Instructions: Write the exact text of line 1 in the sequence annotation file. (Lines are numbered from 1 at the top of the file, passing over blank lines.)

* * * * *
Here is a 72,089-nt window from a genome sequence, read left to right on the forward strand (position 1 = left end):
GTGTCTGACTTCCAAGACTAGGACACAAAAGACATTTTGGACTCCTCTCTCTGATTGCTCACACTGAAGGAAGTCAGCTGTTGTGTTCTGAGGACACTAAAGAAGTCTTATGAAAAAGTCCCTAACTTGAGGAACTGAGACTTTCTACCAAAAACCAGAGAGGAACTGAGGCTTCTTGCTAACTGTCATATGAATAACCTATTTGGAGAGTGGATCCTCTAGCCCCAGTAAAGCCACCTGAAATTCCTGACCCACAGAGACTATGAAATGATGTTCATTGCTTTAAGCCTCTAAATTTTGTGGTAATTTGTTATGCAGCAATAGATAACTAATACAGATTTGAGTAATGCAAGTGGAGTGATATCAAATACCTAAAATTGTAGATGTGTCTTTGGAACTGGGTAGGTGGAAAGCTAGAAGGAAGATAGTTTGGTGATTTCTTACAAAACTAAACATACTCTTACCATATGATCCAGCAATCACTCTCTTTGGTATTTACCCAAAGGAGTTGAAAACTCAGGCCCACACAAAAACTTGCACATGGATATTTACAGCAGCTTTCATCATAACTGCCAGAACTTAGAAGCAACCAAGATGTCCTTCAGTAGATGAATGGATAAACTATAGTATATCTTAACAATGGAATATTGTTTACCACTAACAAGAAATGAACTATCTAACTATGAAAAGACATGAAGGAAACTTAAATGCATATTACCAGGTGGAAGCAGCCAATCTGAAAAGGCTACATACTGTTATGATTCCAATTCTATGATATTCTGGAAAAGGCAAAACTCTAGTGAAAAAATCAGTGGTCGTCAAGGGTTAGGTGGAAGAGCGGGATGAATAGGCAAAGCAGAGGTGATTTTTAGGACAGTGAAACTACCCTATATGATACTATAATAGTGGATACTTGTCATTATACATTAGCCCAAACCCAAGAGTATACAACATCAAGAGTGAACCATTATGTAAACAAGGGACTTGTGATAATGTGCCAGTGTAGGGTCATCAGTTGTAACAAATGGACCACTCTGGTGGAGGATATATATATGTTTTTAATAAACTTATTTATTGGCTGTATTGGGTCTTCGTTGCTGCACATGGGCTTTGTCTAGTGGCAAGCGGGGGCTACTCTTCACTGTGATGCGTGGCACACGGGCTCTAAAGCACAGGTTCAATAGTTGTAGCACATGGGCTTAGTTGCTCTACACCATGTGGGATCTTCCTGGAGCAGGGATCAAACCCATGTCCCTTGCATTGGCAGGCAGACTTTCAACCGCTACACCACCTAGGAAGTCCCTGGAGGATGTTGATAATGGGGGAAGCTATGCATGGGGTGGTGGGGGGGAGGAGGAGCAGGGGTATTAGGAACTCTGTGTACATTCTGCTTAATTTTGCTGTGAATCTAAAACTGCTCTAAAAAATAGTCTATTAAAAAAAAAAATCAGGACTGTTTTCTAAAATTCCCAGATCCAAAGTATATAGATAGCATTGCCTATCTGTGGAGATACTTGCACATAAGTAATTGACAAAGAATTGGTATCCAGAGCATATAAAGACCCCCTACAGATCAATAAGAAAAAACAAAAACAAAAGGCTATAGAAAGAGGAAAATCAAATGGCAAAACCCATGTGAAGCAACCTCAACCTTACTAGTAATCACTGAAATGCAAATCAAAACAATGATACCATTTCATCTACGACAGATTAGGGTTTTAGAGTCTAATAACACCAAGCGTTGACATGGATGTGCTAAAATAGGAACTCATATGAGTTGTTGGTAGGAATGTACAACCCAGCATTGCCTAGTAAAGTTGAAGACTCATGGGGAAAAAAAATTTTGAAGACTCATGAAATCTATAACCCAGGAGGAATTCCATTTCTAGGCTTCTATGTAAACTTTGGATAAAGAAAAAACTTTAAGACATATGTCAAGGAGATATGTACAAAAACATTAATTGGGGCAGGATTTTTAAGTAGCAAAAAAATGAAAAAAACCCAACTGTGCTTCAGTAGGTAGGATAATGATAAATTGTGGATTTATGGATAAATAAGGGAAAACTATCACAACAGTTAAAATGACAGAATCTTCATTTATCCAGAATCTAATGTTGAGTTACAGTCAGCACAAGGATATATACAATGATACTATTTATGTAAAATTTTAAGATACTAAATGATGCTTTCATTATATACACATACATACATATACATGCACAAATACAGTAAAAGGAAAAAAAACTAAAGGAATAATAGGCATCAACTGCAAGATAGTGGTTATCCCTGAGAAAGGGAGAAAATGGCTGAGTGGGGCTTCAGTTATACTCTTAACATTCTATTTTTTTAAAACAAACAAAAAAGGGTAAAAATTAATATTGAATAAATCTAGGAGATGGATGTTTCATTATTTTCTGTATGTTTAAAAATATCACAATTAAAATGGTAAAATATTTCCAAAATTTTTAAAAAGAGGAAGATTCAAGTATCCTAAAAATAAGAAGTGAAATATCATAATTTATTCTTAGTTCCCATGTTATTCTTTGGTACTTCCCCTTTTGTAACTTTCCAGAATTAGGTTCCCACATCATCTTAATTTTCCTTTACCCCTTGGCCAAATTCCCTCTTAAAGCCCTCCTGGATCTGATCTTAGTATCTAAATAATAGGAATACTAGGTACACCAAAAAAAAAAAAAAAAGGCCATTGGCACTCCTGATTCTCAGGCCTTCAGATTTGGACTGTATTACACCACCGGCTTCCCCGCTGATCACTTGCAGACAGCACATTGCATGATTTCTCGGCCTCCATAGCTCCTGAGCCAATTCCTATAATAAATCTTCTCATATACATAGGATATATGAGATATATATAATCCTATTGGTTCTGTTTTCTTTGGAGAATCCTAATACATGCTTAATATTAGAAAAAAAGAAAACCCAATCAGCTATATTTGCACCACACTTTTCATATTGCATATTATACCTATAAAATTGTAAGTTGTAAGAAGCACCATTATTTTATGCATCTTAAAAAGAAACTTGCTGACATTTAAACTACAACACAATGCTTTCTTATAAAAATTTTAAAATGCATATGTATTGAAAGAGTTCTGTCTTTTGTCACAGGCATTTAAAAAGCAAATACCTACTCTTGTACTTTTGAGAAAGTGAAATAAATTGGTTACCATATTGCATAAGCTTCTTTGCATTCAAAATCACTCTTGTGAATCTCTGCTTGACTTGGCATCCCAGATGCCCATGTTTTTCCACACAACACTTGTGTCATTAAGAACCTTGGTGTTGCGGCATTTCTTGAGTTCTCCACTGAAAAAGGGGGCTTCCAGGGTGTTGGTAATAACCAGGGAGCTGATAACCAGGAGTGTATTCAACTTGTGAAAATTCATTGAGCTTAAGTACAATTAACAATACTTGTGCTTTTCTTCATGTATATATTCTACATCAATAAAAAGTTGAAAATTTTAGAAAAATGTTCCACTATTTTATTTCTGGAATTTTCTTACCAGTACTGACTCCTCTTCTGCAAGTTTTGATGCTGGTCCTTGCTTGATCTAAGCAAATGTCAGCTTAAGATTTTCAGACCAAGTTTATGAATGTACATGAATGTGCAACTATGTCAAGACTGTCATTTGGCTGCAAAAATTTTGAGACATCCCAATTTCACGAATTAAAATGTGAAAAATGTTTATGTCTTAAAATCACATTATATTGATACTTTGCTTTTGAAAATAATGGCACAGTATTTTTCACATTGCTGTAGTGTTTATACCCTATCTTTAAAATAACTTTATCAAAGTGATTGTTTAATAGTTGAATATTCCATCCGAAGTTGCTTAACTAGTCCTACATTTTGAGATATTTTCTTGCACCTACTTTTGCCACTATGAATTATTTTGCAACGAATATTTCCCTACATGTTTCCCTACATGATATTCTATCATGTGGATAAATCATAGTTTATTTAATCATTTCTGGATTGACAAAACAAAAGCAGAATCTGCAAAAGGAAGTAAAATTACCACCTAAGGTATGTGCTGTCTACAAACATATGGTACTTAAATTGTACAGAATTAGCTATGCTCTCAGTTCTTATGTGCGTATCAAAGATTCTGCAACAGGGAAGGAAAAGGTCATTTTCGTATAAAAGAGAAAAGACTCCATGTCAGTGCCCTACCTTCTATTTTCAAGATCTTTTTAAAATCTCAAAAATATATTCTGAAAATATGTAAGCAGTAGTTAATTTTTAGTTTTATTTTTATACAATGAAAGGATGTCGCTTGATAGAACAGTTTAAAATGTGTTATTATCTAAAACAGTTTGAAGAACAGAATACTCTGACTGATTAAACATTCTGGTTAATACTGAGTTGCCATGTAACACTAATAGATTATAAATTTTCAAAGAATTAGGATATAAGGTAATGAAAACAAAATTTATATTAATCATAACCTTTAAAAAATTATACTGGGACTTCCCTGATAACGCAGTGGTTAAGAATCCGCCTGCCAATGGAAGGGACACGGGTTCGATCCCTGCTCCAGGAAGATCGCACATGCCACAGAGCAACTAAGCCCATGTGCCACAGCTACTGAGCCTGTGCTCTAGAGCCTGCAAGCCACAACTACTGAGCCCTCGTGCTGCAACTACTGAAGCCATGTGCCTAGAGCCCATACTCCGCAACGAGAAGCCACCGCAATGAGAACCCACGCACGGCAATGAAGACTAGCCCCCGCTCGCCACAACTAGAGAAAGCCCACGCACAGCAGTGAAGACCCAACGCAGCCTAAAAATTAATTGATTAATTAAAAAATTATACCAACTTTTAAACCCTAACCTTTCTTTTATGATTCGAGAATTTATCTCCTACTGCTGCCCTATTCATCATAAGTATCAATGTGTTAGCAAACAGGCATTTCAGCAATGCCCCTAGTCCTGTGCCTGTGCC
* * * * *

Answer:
Here is a 72,089-nt window from a genome sequence, read left to right on the forward strand (position 1 = left end):